How Extensive Should a CMO Quality Agreement Be?

The level of detail expressed in a CMO quality agreement may vary depending on the developmental stage of the project. At very least, it should delineate each party’s obligations and responsibilities in relation to the following baseline contract manufacturing management aspects noted in the guidance:

  • The purpose and scope of the CMO quality agreement.
  • The life cycle of, and revisions to, the agreement (i.e., effective date, termination, etc.).
  • The resolution of disagreements.
  • Definitions of terms. As markets continue to expand globally, the terminologies used by your expanding ecosystem of partners may become blurred. Both parties need to agree on the specific terminology to be used in their CMO quality agreement. For instance, a document that a company may call a production record may be referred to as a “traveler” by a contracting vendor that may use that term in other medical device contract manufacturing agreements. To ensure that contract manufacturing management practices remain effective, both organizations need consensus on which term will be used in their agreement.
  • Manufacturing activities (i.e., responsibilities, documentation methods, approach to change control and revisions, etc.).

In addition to detailing each of these facets, it’s also wise to include formal plans for communication, record availability and audits in your CMO quality agreement.

CMO Quality Agreements for Medical Device Companies

When it comes to CMO quality agreements for medical device companies, the FDA does not provide specific guidelines. However, a medical device contract manufacturing agreement should address activities covered in the Quality System Regulation (QSR) in 21 CFR Part 820. This includes aspects such as quality management system requirements, design controls, document controls, purchasing controls, production and process controls, and more, depending on the nature of the relationship and the products and services involved.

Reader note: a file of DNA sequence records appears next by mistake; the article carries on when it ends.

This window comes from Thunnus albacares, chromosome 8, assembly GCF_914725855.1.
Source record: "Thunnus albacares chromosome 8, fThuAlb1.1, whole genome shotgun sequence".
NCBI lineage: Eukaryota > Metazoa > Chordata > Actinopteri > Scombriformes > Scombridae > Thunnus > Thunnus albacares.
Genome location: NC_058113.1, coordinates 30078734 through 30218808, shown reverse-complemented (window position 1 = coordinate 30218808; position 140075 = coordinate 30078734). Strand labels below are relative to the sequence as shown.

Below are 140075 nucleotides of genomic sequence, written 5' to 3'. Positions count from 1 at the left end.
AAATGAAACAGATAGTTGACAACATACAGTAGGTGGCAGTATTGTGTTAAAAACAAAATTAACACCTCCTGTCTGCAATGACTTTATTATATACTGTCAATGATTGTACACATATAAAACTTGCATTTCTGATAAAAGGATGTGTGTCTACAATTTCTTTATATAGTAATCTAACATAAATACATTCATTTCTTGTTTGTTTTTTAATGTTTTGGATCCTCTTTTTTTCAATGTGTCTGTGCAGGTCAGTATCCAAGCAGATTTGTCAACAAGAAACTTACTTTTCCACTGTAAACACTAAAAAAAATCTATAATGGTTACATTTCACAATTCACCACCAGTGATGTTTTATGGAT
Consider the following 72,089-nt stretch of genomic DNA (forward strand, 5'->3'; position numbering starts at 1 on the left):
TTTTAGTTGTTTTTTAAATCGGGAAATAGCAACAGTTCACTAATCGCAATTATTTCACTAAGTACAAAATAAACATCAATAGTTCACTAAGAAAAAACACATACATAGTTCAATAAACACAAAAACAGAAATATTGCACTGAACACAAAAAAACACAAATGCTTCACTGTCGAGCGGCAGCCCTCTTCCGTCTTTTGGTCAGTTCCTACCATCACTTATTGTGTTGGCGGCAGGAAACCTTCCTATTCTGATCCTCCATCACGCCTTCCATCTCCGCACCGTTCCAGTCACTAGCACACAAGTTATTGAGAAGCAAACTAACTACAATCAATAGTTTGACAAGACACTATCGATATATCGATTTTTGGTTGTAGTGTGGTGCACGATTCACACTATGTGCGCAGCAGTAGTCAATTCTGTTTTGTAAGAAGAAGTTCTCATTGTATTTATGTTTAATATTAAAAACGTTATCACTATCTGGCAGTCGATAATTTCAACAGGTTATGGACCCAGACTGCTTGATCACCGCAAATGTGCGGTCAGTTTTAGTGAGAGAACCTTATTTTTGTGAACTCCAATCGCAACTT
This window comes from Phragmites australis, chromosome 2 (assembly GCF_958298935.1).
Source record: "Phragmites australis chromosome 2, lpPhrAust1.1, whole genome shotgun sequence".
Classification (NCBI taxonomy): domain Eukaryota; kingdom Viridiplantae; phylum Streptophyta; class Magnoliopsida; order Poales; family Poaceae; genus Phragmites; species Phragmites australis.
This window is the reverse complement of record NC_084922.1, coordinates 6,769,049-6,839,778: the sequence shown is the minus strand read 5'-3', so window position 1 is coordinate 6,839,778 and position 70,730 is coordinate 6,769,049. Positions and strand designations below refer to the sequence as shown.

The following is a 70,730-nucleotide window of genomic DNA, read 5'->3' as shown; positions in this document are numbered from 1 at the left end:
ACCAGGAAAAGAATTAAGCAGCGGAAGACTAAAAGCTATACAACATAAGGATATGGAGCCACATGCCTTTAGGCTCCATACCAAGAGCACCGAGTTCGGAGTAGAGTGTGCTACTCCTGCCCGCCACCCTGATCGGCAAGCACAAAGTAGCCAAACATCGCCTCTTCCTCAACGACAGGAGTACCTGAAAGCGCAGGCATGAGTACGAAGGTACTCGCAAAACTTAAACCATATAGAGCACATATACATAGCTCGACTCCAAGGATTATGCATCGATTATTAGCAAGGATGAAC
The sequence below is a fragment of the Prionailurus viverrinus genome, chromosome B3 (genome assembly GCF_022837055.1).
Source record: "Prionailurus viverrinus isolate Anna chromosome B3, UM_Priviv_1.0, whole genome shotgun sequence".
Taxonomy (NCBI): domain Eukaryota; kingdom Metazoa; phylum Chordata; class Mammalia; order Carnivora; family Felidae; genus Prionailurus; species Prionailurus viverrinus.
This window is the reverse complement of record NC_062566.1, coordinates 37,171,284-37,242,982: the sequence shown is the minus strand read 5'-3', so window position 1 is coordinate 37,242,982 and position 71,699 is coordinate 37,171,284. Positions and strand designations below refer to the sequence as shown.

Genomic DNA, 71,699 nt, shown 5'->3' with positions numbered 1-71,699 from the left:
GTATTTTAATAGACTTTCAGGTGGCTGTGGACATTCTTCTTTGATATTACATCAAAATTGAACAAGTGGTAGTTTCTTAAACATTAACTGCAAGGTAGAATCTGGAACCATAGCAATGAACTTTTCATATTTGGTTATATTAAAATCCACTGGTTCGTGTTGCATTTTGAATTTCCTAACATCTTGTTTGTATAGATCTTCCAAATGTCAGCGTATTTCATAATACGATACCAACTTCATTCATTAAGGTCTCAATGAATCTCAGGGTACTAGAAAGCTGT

Continue Learning About CMO Quality Agreements

To learn more about how contract manufacturing software can streamline the coordination of quality agreements and other contract manufacturing management functions, the industry brief “Overcoming 3 Key Challenges Facing Life Science Contract Manufacturers” provides valuable insights.


  1. Contract Manufacturing Arrangements for Drugs: Quality Agreements,” Guidance for Industry, Nov. 2016.


James Jardine is the editor of the GxP Lifeline blog and the marketing content team manager at MasterControl, Inc., a leading provider of cloud-based quality, manufacturing, and compliance software solutions. He has covered life sciences, technology and regulatory matters for MasterControl and various industry publications since 2007. He has a bachelor’s degree in communications with an emphasis in journalism from the University of Utah. Prior to joining MasterControl, James held several senior communications, operations, and development positions. Working for more than a decade in the non-profit sector, he served as the Utah/Idaho director of communications for the American Cancer Society and as the Utah Food Bank’s grants and contracts manager.